Grief is a natural response to loss, particularly as a result of the death of a loved one, but can also be in reaction to a major, often unexpected, life change. This will usually result in a strong, and sometimes overwhelming rollercoaster of different emotions. Although conventionally focused on its emotional response to loss, grief also has physical, cognitive, behavioral, social, cultural, spiritual, and philosophical dimensions. While the terms are often used interchangeably, bereavement, or a bereaved person, refers to the state of loss, and grief is the reaction to that loss.
Some examples of loss include the death of loved ones, the ending of an important relationship or job, traumatizing loss through theft, or the loss of independence through disability. Grief is both a universal and an individual experience. Personal experiences of normal grief vary and are influenced by the nature of the loss.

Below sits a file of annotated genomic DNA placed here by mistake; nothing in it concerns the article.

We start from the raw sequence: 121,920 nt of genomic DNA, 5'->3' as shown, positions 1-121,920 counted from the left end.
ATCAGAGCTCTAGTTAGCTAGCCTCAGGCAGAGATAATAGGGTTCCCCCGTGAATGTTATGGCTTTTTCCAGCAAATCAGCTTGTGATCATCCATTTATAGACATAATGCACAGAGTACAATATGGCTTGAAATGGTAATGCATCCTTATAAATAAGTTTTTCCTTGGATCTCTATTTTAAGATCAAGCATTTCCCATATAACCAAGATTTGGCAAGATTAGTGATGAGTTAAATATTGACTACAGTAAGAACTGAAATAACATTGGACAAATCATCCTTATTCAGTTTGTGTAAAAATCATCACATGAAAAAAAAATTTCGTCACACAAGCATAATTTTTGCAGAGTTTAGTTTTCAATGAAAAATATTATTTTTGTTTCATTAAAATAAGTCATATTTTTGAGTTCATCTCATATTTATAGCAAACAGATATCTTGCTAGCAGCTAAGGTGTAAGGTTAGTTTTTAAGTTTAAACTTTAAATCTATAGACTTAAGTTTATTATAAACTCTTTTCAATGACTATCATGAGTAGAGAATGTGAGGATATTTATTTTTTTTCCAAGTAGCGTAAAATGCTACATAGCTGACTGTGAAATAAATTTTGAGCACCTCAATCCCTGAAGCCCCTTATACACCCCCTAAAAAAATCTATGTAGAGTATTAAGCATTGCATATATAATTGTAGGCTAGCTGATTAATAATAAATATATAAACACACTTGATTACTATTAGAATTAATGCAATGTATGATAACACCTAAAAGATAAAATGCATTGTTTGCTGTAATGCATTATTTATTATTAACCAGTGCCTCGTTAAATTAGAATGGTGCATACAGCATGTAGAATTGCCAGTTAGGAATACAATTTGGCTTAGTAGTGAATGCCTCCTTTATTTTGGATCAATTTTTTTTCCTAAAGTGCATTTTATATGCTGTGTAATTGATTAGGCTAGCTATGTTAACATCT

If you or a loved one is experiencing major loss, consider connecting with a mental health professional through Advekit, a therapy matching service that makes finding mental healthcare easy and accessible.
While grief won’t feel the same for everyone, deep sadness, intense sorrow, and anger are common experiences in grief. Often, people find themselves engaging in behaviors that are different or unusual, such as thinking in ways that feel unfamiliar, or disturbing. Those experiencing conventional grief or anticipatory grief may find themselves feeling numb and removed from daily life, unable to carry on with regular duties due to feeling overcome with the weight of loss. Some feel that their beliefs are challenged in grief, and it’s not uncommon for people to experience a kind of “spiritual crisis” following a loss.
In general, grief opens up thoughts, behaviors, feelings, and beliefs that might have been considered abnormal or unusual before the loss. While most of the components of grief are, in fact, quite normal, grief counseling is a form of psychotherapy commonly sought out to help in coping throughout the stages of grief. More on that in a bit.